My father is a top virologist who believes the coronavirus vaccines won't be ready for distribution until 2021 — here's why

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  • Peter Vanham is a member of the COVID-19 task force of the International Media Council at the World Economic Forum.

  • His father, Guido Vanham, is a Belgium-based virologist, a microbiologist who studies the rapid spreading of viruses.

  • Guido Vanham sent another letter to his children explaining why a vaccine for the coronavirus probably won't be widely available until 2021, outlining why it will take so long.

  • The text of that letter is printed below with permission.

  • Visit Business Insider's homepage for more stories.

This week, my father and siblings had an Easter like no other. We held an online "HouseParty" with the whole family, which was a chaotic but fun thing to do, and my sister's children went Easter egg hunting in my parents garden. We were hoping that with the return of warm weather, we could see each other all again in person by summer. But my father threw some cold water on that hope — though he did give us a good explanation why.

Here's what my father shared.

Dear Nele, Johan, and Peter,

We just had a beautiful Easter weekend, with great weather and a longing to go outside and meet family and friends. In our case, we found again a creative solution for the grandchildren to come by: on Sunday morning, we hid Easter eggs in the garden, and in the afternoon, the children came to look for them, while we looked from a safe distance. It's not the same as before, but for both the children and for us, it was a nice experience.

I think we'll have to get creative like this for another few months, and certainly through the summer. As you know, we will only have a lasting solution when we get to herd immunity, and the safest way to achieve it is by developing a coronavirus vaccine. We would all want this vaccine to be there sooner rather than later, but my assessment is that a vaccine will likely not be widely available until 2021, and possibly later. In the meanwhile, we have to hope for an effective drug by fall. To help you understand this, I thought I'd explain the various phases and techniques to get to a vaccine.

Guido Vanham
Guido Vanham

Courtesy of Peter Vanham

I'll try to make this as straightforward as possible, but it does require you to sit down and read attentively. In return, I'll summarize some basic insights of decades of virology research and development into an understandable text. If after reading this letter you still want to read more about the specific case of a SARS-CoV2 vaccine (the novel coronavirus' scientific name), I recommend this excellent paper by Fatima Amanat and Florian Krammer — SARS-CoV-2 Vaccines: Status Report. Now, let's start!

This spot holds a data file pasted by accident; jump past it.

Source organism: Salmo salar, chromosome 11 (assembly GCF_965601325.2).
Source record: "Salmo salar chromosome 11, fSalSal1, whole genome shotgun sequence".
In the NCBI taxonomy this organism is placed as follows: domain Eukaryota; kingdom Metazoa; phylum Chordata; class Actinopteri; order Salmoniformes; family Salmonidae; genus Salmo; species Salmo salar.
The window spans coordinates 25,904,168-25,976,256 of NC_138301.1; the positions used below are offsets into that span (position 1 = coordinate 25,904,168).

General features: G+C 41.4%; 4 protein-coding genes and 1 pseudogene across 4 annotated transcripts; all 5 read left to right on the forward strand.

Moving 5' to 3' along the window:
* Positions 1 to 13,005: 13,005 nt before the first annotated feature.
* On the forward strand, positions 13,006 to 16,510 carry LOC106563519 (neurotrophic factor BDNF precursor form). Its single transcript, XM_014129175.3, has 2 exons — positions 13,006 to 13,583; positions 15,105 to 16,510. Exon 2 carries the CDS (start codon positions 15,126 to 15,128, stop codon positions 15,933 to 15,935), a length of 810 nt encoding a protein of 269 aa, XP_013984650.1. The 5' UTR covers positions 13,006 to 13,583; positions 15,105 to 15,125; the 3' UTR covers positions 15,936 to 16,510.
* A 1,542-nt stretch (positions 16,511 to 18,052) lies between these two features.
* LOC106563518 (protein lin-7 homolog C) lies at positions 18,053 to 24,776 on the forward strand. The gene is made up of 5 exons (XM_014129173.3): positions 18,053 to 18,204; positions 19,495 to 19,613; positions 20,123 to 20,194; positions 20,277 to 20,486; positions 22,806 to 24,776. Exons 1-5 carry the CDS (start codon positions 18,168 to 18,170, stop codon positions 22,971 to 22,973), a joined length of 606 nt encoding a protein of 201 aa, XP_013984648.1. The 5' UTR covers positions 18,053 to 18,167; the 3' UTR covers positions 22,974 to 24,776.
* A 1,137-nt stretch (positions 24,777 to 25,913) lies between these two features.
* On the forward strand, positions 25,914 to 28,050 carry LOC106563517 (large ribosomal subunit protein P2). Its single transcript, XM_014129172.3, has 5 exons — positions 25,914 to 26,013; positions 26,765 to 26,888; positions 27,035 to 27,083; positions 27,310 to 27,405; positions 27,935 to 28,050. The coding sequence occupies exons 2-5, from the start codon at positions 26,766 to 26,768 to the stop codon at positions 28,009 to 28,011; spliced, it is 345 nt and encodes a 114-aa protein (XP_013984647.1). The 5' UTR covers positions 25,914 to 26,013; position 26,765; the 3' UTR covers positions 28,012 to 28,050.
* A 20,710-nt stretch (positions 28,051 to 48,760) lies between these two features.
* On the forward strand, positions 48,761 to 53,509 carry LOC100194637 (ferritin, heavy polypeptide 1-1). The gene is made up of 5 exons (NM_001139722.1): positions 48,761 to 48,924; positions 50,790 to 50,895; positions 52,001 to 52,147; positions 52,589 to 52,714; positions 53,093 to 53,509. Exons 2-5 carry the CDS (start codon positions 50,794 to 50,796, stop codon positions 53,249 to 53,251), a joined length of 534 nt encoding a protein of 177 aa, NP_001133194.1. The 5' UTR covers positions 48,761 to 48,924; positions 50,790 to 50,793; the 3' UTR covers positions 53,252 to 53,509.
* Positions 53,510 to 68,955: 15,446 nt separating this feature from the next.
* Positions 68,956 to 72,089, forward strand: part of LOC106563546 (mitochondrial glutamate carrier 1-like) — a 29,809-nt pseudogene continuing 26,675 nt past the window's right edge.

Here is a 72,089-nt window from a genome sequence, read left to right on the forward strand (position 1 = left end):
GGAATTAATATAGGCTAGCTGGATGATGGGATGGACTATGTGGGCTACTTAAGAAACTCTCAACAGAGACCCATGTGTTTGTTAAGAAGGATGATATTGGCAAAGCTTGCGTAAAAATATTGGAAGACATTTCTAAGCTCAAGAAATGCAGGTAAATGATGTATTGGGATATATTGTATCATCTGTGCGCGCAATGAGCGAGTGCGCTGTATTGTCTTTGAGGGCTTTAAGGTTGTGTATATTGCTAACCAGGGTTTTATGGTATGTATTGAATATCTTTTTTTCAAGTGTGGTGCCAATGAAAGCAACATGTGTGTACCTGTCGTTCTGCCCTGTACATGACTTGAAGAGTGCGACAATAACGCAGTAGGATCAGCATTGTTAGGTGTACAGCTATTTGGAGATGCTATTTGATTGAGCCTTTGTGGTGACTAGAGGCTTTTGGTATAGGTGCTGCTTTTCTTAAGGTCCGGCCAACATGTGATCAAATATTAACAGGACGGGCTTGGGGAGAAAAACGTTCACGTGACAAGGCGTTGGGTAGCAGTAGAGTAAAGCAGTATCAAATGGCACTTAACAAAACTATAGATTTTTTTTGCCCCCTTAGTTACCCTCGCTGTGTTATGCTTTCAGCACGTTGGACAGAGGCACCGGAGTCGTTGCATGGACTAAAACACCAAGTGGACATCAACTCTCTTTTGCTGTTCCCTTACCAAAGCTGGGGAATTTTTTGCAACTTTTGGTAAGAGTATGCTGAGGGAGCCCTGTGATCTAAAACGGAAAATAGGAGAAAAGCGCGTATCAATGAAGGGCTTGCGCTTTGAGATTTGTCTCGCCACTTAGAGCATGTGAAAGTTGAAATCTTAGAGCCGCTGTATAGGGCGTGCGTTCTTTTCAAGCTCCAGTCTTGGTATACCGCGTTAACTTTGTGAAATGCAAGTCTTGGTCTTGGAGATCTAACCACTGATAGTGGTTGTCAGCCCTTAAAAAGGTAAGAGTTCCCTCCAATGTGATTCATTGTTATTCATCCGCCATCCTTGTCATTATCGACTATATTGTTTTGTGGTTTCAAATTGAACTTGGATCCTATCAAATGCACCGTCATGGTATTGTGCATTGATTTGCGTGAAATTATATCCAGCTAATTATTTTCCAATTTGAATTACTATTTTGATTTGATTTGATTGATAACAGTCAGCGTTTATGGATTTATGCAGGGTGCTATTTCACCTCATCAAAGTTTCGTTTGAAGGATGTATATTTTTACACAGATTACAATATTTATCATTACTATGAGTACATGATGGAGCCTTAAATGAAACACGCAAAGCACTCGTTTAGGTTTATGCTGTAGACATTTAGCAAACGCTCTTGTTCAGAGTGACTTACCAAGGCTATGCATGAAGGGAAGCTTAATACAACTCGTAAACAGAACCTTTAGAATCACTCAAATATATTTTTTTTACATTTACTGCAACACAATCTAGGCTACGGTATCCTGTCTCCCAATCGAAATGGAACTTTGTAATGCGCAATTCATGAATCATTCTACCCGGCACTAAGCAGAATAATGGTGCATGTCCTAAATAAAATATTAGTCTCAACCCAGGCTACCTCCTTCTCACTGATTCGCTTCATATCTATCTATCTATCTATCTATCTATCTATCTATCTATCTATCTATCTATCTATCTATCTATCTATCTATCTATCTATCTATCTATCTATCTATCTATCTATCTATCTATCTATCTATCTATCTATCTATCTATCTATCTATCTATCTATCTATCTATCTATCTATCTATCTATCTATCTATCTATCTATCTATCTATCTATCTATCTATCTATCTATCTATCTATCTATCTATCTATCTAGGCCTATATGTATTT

The vaccine candidates

The main distinction you need to understand is between the initial development of vaccine candidates and their pre-clinical (non-human) testing, and the subsequent various phases of human testing, followed by production, distribution, and administration. For all but three vaccine candidates for SARS-CoV-2, we are still in the non-human phase, and many candidates may be 'stuck' in there for weeks, months, or even years, possibly not getting through at all. It's only when they get through the initial phase that candidates really get to the start of the 'race to the vaccine'.

Compare it, if you will, to the audition rounds of America's Got Talent, versus the live shows. To extend that analogy a bit, consider that 'Vaccine's Got Talent' welcomes candidates using different methods. But instead of singing, dancing, stand-up, and magic tricks, vaccine candidates can come from six different categories: 'live attenuated' or 'inactivated' virus vaccines, 'recombinant protein' vaccines, or 'DNA', 'RNA' or 'vectored' vaccines. Let's look at those a bit more in detail.

vaccine peter vanham
vaccine peter vanham

Source: Amanat and Krammer, SARS-CoV-2 Vaccines: Status Report, Immunity (2020)

Live attenuated and inactivated vaccines are easy to make. They are the 'classic vaccines' that we know from the measles and the flu. You isolate a little bit of virus, weaken or 'inactivate' it, and then inject it into a human being in a portion that is small enough to trigger a reaction from your body. Production capacity for such vaccines exists since the 1950s. If such a vaccine would work, you can go to market relatively quickly.

We also have experience with recombinant protein vaccines: this method is used, for example, for the human papillomavirus that causes cervical cancer, or for the hepatitis B vaccine. The latter vaccine exists since the 1980s — I was vaccinated against Hepatitis B in the 1980s in Belgium — and that makes them 'second generation' vaccines. This type of vaccine doesn't use the virus itself, but the proteins on the outside of it. In the case of the coronavirus, these vaccines would use the 'spikes of the crown' of the virus, to give you a visual image. It is this 'spike' or 'crown' that the virus uses to attach itself to our cells. If you inject a vaccine that will make us produce antibodies to block the protein from attaching itself, then, the virus might not be able to enter our cells.

vaccine peter vanham
vaccine peter vanham

Source: Amanat and Krammer, SARS-CoV-2 Vaccines: Status Report, Immunity (2020)